Convert Behance to PDF


A lot of designer friends of mine mentioned that it would be super useful to convert a behance profile/project to PDF. Mostly to send on job offers, print their portfolio, etc, and not waste time having to create a PDF. So I decided to build a tool that does exactly that.

Here it is:

I thought that it could be useful to other designers, so I wanted to share it with you.

Would love to hear what you think,

We don’t allow free promotions here, but your post has enough relevance to keep it. However, I will move it to the software part of the forum.

I’m unsure why anyone would want to create a PDF portfolio from a portfolio made for the web. They’re two very different things with different advantages and limitations. Designing a separate portfolio in InDesign and saving it as a PDF would be a more effective and impressive solution.

Creating a separate layout designed for PDF distribution when applying for a job is hardly a waste of time. Taking a lazy shortcut and simply creating a portfolio from the Behance website seems like a good way not to get the job.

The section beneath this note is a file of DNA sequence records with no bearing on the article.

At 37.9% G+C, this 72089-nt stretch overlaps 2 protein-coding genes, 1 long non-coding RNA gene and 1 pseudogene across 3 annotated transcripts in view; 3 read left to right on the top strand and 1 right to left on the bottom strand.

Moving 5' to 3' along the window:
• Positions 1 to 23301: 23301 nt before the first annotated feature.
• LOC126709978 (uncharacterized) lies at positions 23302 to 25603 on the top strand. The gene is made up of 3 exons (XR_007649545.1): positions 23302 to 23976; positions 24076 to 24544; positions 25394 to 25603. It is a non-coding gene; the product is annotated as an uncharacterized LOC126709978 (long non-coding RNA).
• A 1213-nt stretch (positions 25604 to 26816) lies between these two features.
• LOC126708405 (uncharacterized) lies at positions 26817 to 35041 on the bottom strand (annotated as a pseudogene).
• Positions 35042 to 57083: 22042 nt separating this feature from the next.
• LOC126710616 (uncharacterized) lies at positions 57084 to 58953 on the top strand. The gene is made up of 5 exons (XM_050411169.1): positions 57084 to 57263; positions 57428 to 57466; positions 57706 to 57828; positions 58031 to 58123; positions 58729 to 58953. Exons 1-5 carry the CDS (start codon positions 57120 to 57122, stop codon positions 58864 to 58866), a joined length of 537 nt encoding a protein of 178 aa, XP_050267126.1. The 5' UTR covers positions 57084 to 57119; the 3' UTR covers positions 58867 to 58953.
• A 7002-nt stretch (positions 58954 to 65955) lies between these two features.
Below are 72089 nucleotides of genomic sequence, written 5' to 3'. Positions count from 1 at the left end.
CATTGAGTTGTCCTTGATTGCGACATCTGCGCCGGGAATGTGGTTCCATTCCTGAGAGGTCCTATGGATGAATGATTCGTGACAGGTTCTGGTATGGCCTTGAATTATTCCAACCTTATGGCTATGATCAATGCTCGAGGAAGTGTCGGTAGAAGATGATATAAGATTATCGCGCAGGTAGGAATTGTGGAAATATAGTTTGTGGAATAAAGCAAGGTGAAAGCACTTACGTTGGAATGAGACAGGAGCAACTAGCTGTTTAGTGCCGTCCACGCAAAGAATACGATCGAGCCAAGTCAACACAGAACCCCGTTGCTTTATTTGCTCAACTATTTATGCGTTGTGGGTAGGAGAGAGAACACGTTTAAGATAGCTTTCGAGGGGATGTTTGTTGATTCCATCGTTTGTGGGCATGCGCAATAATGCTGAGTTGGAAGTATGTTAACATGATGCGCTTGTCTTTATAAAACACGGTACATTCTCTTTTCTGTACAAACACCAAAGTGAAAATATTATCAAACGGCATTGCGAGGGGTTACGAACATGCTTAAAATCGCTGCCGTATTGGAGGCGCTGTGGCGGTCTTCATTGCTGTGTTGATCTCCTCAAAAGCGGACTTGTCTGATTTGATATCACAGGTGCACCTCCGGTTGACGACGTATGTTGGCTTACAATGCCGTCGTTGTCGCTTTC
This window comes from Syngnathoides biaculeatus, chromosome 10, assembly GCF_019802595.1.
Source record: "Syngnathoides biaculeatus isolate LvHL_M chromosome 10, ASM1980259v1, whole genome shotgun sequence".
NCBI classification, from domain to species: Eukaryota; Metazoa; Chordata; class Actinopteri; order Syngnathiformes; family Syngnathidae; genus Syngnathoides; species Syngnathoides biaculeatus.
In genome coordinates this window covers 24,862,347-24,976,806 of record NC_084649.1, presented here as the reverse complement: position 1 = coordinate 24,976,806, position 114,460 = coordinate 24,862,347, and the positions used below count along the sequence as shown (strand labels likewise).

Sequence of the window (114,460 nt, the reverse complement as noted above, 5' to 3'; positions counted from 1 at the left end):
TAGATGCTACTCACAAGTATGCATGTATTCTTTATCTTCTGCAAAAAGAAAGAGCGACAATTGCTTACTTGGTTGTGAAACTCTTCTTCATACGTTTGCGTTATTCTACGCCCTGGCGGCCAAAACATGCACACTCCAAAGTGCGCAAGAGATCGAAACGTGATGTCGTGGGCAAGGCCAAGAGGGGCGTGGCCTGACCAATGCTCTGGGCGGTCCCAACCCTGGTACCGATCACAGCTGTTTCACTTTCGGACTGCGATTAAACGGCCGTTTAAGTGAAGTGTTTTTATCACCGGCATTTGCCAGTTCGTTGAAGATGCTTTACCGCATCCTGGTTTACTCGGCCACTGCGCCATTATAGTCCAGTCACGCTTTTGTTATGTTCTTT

Thanks for the feedback!

It depends, I don’t think it’s a lazy shortcut. It’s more about spending time creating projects that matters, instead of spending more time updating portfolios.

For example, Behance has a tool to build layouts, with columns, etc, that some people use a lot and spend a decent amount of time polishing it.
So instead of having to recreate everything in illustrator, they can just convert that existing portfolio to PDF.

And sometimes to apply for a job position, you need a PDF format of your portfolio and a lot of people don’t have one. So with a tool like, they can just generate a PDF will their existing content. A lot faster than recreating everything from scratch.